The Border Crossed Us

“The law was added so that the trespass might increase. But where sin [read disobedience] increased, grace increased all the more.” Romans 5:20 NIV

With the advent of a nation-based quota system in 1924, many immigrants found themselves found themselves on the wrong side of a new law. Because of the quota system, it became illegal for many Mexicans to cross a border which was less than 80 years old. As the popular slogan states, “We didn’t cross the border, the border crossed us.” Many immigrants who had been pouring in legally were obstructed, and these quotas failed to take into account the growing and dynamic needs of our country and the globalizing world. With the creation of more laws, there will inevitably be more criminals, not necessarily more peace.

The United States of America must soon decide whether it wants to continue waging the costly and ultimately self-defeating war it has been waging against immigration. The border wall, estimated at $4-8 billion dollars, and the President’s proposed $13 billion for Border Security are huge costs to stave off a necessary immigrant pool. Just yesterday, the first Baby Boomer cashed her Social Security check; at a time like this, we should be encouraging young, qualified immigrants. Who else will foot the bill for our millions of retirees?

Immigrants have always been the lifeblood of our economy, and that is no different in today’s world. In fact, immigrants are even more important in today’s economy. Immigrants bring the world economy and global competition within our borders. At a time when America is ceding its position to China and the EU as the world’s prime economic regulator, our nation must realize that it is far better to bring people into our country than to export business outside our country. For years, our production companies have been sending jobs and values overseas. Immigrants are the main reason many key “American” industries are still profitable and still centered in the continental U.S. To continue criminalizing immigrants is to ignore the rough lessons of globalization and to accept a position as an economy in decline.

Our nation is bogged down with the expense and legislation of fighting a battle that we must not and should not wish to win. China is just now re-emerging as a true world power after years of shutting its doors and walling in its borders. With its new legislation, the United States appears to be turning back the clock and starting down that same path of isolationism and xenophobia.

These are the economic and legislative reasons our nation must opt against the continued criminalization of immigrants. What follows are ideas for ways in which to nonviolently voice opposition to this philosophy. As Martin Luther King, Jr. wrote in “New Day in Birmingham” from his book Why We Can’t Wait, “It is terribly difficult to wage such a battle without the moral support of the national press to counteract the hostility of local editors.” (53) This tenet still holds true. Save for a few feature stories and the publicity surrounding the May Day protests 2 years ago, the media has been largely silent or silenced on this subject. It is the duty of the active citizenry, both legal and criminalized, to inform our nation’s media sources about the true heart of the immigration issue. If every informed reader would take genuine concern and write an OP-ED piece to his local newspaper or her college newspaper, this issue would again become the conversation piece it was before it was voted down in our nation’s lawmakers. If concerned citizens in our nation’s borderlands and cities would write articles or suggest immigrant stories to editors, newspapers and magazines would cover these stories because their readership demands it.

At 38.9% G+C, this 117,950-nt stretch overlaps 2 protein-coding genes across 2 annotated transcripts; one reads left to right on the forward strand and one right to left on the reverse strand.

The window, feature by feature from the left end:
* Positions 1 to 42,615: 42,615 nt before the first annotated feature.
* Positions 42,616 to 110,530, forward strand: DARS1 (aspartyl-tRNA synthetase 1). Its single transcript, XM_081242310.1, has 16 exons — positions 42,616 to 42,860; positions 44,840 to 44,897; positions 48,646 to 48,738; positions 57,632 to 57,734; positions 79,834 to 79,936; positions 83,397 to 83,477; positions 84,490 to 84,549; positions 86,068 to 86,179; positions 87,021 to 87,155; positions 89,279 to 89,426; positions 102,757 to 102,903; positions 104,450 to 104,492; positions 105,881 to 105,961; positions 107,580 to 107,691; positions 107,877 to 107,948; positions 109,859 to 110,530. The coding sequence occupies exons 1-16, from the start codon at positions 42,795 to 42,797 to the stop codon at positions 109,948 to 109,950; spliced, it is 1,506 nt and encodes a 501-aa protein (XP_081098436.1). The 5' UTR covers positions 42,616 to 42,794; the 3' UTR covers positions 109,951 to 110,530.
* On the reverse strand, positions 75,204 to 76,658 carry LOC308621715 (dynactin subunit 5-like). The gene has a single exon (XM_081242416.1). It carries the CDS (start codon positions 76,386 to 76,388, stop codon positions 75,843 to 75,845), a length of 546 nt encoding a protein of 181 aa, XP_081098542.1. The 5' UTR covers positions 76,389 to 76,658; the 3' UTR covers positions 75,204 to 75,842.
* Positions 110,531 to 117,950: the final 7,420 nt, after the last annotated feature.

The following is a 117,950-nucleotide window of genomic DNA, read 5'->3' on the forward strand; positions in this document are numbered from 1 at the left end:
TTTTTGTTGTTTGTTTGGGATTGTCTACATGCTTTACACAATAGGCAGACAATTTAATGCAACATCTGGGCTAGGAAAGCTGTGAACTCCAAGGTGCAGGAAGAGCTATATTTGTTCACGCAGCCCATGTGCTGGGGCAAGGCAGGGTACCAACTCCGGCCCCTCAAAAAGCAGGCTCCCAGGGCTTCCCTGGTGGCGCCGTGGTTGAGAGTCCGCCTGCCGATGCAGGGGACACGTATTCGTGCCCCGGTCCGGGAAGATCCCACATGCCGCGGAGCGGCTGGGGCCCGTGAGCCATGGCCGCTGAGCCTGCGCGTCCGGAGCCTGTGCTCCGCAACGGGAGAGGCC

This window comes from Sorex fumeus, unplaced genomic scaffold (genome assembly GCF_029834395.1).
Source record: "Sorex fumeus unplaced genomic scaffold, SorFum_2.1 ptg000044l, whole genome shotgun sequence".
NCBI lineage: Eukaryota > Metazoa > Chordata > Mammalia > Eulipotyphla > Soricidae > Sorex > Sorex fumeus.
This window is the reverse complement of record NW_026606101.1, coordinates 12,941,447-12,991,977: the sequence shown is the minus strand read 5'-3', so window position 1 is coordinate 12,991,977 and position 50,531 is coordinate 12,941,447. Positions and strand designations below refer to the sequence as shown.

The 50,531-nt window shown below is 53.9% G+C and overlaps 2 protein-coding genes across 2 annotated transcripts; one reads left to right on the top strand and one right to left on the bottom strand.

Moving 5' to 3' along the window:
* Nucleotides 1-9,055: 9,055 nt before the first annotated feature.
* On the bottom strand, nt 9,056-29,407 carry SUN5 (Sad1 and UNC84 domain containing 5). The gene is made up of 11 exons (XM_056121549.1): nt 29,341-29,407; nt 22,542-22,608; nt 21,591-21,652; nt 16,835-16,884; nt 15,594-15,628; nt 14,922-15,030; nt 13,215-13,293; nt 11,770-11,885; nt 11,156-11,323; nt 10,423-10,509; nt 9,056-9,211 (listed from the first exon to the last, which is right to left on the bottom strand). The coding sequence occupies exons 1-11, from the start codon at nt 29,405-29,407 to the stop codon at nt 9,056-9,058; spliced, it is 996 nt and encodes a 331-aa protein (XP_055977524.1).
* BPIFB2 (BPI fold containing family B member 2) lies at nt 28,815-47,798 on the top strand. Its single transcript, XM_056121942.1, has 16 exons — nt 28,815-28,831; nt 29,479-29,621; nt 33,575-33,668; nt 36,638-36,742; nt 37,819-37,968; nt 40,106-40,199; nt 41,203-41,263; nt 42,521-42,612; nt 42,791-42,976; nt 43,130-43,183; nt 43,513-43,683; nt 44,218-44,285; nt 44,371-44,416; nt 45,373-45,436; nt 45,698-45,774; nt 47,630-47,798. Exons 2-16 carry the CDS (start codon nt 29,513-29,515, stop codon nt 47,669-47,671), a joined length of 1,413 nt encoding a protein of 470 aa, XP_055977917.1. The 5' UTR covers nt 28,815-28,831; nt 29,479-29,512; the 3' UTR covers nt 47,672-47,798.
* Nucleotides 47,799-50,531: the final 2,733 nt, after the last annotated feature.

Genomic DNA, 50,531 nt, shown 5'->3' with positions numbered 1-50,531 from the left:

As I write, Mayor Ahumada in Brownsville, TX, is seeking to impose a court injunction against the construction of an unsightly, ineffective, and retrogressive border fence. Whereas in the times of Martin Luther King, Jr., the court injunctions were resisting positive changes in the realm of civil rights, this court injunction and others like it are seeking to use legal means to stop our country from continuing to make an unwise decision. Support for his efforts, and the efforts of all politicians and attorneys who are fighting for immigrant rights, is much needed at this time of dire urgency.

It is time for all God’s people to echo with one voice that anti-immigrant laws and quotas are immoral and retrogressive. It is time to say “Basta! Quotas were a bad idea in the 20s, and they are just as bad now.” We cannot afford to put this off until the next election. We must not just “sit” on this issue, because it is the backbone of our nation’s future. While 12 million illegal immigrants work and reside in this country without rights or legitimacy, none of us can rest assured of our inalienable rights. While 12 million “illegal” immigrants remain unjailed, unprosecuted, unprotected and disrespected, we must ask ourselves and our politicians if our nation can long endure with this many working citizens on the wrong side of such a law. If illegal aliens can be alienated because of an unjust quota system, then the very rights of citizenship itself are unjust. We must work in every facet and every means to nonviolently inform, persuade, and insist on true immigration reform. Our country desperately needs to rediscover grace.

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One Response to “The Border Crossed Us”

  1. mpw160 Says:

    The Brownsville Herald Article detailing Ahumada’s bold move:
    http://www.brownsvilleherald.com/news/city_81228___article.html/wall_border.html

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